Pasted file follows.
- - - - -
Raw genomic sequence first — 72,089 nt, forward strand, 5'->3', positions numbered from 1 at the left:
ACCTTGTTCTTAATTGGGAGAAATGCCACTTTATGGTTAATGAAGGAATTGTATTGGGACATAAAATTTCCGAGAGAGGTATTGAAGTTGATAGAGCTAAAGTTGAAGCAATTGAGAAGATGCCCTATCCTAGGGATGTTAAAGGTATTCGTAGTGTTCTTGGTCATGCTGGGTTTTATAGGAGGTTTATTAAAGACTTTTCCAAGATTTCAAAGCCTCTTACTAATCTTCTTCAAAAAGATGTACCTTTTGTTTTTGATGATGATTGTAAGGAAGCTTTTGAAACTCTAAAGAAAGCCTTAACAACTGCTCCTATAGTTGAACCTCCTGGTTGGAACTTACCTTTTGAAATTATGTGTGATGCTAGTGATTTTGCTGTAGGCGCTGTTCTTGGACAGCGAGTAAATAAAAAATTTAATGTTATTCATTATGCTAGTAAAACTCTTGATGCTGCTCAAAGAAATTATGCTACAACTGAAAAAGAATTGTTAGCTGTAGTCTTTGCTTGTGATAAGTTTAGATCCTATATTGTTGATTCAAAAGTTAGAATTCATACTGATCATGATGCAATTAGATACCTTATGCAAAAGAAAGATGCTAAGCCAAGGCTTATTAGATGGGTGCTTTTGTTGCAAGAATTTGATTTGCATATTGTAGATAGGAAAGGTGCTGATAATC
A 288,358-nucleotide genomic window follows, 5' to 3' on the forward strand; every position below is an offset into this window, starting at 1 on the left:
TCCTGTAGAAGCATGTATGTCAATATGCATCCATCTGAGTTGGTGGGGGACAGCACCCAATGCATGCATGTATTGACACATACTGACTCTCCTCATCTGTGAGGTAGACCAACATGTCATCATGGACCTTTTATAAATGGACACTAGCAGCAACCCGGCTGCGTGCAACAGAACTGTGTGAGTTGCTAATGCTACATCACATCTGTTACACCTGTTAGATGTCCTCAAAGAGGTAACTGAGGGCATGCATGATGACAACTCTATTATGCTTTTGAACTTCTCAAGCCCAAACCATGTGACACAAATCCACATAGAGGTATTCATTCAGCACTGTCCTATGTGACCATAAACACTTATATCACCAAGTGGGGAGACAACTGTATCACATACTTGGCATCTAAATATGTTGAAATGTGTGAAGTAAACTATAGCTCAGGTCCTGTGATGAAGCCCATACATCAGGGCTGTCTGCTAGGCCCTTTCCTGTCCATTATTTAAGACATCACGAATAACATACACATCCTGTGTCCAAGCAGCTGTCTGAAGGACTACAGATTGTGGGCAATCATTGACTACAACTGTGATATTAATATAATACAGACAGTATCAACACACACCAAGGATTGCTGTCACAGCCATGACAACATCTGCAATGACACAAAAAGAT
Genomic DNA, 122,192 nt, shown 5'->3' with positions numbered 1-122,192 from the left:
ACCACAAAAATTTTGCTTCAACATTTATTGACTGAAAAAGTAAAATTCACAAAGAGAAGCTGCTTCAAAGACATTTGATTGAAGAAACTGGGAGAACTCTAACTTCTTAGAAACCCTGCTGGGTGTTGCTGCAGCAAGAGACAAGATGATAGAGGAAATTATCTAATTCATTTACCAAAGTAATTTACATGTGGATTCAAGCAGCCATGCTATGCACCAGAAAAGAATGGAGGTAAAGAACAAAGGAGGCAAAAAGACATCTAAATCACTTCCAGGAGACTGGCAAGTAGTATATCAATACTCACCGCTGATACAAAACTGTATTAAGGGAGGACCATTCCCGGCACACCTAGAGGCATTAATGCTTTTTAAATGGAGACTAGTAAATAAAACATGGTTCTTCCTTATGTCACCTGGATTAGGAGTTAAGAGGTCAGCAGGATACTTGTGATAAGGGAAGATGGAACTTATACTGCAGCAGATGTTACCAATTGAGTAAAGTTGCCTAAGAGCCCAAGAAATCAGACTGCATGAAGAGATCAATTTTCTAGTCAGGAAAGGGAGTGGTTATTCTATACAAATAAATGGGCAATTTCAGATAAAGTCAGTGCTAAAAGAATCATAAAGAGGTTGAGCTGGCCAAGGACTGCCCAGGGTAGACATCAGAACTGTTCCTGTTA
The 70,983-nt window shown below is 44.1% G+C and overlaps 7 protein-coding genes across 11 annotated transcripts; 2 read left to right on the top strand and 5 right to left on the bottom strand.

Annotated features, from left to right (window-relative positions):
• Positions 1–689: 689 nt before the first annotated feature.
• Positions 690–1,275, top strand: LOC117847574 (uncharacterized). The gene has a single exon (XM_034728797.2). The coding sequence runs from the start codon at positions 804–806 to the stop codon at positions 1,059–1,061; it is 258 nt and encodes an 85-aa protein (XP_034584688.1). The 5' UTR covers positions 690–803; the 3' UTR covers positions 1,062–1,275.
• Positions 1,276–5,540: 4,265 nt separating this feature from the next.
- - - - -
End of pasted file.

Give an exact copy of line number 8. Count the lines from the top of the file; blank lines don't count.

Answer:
Annotated features, from left to right (window-relative positions):